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I use re.findall(p, text) to match a pattern generally, but now I came across a question:

I just want p to be matched as a normal string, not regex.

For example: p may contain '+' or '*', I don't want these characters have special meanings as in regex. In another word, I want p to be matched character by character.

In this case p is unknown to me, so I can't add '\' into it to ignore special character.

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If you don't know p, how can you use it as a regex? –  Marcin Apr 4 '12 at 14:36
@Marcin: He has no a priori information about p, so he can't hardcode the already escaped string. Don't see why this was downvoted? –  Niklas B. Apr 4 '12 at 14:36
@NiklasB. Well, maybe, but why couldn't he escape special characters if he has the string? –  Marcin Apr 4 '12 at 14:38
@Marcin: I think how this is done is the actual question here. The "I can't add '\' into it to ignore special character" is referring to the manual escaping, probably. –  Niklas B. Apr 4 '12 at 14:38

3 Answers 3

up vote 9 down vote accepted

You can use re.escape:

>>> p = 'foo+*bar'
>>> import re
>>> re.escape(p)

Or just use string operations to check if p is inside another string:

>>> p in 'blablafoo+*bar123'
>>> 'foo+*bar foo+*bar'.count(p)

By the way, this is mainly useful if you want to embed p into a proper regex:

>>> re.match(r'\d.*{}.*\d'.format(re.escape(p)), '1 foo+*bar 2')
<_sre.SRE_Match object at 0x7f11e83a31d0>
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thanks a lot :) –  Zhu Shengqi Apr 4 '12 at 14:40
I want to use re.findall(), so I think re.escape() is best for me! :) –  Zhu Shengqi Apr 4 '12 at 14:43
@ZhuShengqi: To search for a verbatim string, re.findall() is essentially useless; res.findall("ab", "abcabcabc") results in ["ab", "ab", "ab"]. You probably want str.count(). –  Sven Marnach Apr 4 '12 at 14:44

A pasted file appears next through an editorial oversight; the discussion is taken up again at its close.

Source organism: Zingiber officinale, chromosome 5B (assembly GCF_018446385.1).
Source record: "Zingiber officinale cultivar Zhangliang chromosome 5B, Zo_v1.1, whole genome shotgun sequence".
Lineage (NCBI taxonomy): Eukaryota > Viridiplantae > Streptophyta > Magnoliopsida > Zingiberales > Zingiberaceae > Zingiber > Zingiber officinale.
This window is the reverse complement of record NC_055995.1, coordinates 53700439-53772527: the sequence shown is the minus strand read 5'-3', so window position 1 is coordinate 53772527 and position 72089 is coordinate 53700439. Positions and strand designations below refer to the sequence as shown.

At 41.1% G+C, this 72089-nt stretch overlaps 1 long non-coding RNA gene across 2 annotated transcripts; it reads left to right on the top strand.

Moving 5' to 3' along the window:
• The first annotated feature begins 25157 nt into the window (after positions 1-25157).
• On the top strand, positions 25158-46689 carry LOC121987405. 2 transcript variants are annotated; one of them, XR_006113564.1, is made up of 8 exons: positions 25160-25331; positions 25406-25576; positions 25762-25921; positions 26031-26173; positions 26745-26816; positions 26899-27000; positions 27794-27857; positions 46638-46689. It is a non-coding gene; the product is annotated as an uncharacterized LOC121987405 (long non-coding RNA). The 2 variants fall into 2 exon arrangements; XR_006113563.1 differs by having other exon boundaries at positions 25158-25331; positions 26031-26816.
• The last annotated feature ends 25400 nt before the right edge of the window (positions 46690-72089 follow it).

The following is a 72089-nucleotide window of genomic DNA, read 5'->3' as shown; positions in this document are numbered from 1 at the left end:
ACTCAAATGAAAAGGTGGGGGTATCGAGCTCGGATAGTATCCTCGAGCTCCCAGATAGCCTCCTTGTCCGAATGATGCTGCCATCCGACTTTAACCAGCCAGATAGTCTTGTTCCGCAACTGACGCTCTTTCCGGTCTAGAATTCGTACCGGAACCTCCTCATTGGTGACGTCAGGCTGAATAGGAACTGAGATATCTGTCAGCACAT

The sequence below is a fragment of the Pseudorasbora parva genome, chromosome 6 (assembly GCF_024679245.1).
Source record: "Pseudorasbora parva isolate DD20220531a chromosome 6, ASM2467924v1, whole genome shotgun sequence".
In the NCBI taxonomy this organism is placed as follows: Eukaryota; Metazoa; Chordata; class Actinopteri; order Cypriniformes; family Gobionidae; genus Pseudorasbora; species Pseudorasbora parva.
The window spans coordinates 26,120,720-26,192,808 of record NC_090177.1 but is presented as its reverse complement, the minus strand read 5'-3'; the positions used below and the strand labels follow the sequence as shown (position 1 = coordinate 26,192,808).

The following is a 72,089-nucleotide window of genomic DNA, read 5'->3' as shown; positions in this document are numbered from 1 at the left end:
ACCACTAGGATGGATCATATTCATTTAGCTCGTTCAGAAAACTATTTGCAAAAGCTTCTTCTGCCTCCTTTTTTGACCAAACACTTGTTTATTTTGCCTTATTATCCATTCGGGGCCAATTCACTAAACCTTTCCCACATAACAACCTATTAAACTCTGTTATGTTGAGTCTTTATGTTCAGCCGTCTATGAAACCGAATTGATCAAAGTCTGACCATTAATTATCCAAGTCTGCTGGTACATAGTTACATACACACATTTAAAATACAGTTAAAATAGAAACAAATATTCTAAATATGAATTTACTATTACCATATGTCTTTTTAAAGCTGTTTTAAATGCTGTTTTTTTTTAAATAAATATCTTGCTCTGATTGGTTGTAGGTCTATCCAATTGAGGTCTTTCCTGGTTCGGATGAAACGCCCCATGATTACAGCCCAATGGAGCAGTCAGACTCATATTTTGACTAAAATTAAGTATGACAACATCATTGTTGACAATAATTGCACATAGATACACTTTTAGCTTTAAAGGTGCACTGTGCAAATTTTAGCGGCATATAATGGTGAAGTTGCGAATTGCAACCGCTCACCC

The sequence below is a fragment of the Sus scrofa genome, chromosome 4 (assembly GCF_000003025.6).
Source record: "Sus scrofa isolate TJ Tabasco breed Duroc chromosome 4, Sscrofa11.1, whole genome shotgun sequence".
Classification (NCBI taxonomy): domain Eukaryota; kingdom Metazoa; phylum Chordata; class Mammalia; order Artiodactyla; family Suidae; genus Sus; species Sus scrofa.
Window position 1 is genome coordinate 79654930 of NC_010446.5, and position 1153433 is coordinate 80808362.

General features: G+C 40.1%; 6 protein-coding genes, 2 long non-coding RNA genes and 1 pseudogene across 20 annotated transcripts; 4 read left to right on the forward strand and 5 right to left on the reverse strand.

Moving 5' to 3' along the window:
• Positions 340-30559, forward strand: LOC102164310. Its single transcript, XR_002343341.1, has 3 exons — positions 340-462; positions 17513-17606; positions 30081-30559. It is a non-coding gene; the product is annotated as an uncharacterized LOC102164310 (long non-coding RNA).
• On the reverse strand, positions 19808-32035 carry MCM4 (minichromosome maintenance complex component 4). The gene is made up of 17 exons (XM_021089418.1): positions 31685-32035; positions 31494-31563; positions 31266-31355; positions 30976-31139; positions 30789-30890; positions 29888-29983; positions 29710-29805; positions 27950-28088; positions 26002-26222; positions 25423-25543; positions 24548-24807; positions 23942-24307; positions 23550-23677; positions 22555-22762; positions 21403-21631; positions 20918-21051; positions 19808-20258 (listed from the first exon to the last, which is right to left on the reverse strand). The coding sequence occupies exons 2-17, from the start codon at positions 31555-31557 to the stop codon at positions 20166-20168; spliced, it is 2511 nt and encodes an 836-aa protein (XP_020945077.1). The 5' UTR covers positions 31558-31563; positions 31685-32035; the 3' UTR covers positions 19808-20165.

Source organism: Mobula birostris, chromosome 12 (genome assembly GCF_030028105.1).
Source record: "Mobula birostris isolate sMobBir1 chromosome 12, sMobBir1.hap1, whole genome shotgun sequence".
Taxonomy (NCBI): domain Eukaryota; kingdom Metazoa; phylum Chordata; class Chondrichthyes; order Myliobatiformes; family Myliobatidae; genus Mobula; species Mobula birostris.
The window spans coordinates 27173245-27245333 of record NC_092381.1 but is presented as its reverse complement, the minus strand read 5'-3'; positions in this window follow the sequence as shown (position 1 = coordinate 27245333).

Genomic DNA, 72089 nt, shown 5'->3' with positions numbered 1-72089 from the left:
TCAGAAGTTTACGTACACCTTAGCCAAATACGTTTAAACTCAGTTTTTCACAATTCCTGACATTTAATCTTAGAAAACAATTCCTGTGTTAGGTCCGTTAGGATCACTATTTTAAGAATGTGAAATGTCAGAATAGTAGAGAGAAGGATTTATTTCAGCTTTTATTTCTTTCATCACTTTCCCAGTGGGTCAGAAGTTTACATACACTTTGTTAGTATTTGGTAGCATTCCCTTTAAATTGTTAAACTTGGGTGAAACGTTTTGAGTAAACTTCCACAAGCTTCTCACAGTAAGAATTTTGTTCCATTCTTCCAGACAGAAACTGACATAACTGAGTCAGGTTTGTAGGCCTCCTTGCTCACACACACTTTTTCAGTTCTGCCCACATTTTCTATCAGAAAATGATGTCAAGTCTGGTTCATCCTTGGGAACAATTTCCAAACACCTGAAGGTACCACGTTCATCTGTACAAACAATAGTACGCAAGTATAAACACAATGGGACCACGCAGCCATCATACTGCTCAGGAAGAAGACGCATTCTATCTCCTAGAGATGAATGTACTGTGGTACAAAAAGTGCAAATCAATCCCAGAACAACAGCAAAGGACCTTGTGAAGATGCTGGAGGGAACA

@Zhu: Yep, if you don't need regular expressions, don't use them. Circumstances where the escaping might be useful are (a) You want to integrate p into a more complex regex (b) You want to match against a list of regular expressions of which some are just plain text searches and some are more complex. –  Niklas B. Apr 4 '12 at 14:46
@SvenMarnach: thanks a lot :) –  Zhu Shengqi Apr 4 '12 at 14:55

If you don't need a regex, and just want to test if the pattern is a substring of the string, use:

if pattern in string:

If you want to test at the start or end of the string:

if string.startswith(pattern): # or .endswith(pattern)

See the string methods section of the docs for other string methods.

If you need to know all locations of a substring in a string, use str.find:

offsets = []
offset = string.find(pattern, 0)
while offset != -1:
    # start from after the location of the previous match
    offset = string.find(pattern, offset + 1)
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You can use .find on strings. This returns the index of the first occurence of the "needle" string (or -1 if it's not found). e.g.

>>> a = 'test string 1+2*3'
>>> a.find('str')
>>> a.find('not there')
>>> a.find('1+2*')
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